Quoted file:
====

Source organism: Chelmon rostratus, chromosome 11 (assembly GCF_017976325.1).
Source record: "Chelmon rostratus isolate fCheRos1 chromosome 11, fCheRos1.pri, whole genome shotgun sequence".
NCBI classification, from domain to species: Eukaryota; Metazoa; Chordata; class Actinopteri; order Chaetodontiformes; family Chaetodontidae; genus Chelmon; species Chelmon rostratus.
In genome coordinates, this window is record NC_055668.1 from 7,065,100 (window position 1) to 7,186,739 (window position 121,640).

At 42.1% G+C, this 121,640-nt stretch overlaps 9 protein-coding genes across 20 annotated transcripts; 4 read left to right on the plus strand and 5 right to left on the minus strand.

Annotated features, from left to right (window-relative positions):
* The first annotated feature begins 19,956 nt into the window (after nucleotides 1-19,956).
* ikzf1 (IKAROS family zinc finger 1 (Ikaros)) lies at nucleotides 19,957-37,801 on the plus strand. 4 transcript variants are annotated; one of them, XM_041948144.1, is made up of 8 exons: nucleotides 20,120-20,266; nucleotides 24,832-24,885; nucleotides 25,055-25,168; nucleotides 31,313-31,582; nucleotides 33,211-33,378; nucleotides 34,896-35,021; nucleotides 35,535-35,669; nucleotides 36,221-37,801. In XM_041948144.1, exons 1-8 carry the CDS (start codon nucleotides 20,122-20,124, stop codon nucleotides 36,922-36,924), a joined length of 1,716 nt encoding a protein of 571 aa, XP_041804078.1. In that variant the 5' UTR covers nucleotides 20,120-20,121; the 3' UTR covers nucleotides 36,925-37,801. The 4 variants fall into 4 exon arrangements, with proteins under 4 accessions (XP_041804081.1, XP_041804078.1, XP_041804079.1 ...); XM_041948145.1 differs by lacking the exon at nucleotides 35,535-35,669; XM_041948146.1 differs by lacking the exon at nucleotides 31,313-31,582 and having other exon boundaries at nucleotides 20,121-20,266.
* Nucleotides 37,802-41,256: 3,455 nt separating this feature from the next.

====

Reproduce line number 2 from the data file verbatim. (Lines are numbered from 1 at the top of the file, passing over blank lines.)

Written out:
Source record: "Chelmon rostratus isolate fCheRos1 chromosome 11, fCheRos1.pri, whole genome shotgun sequence".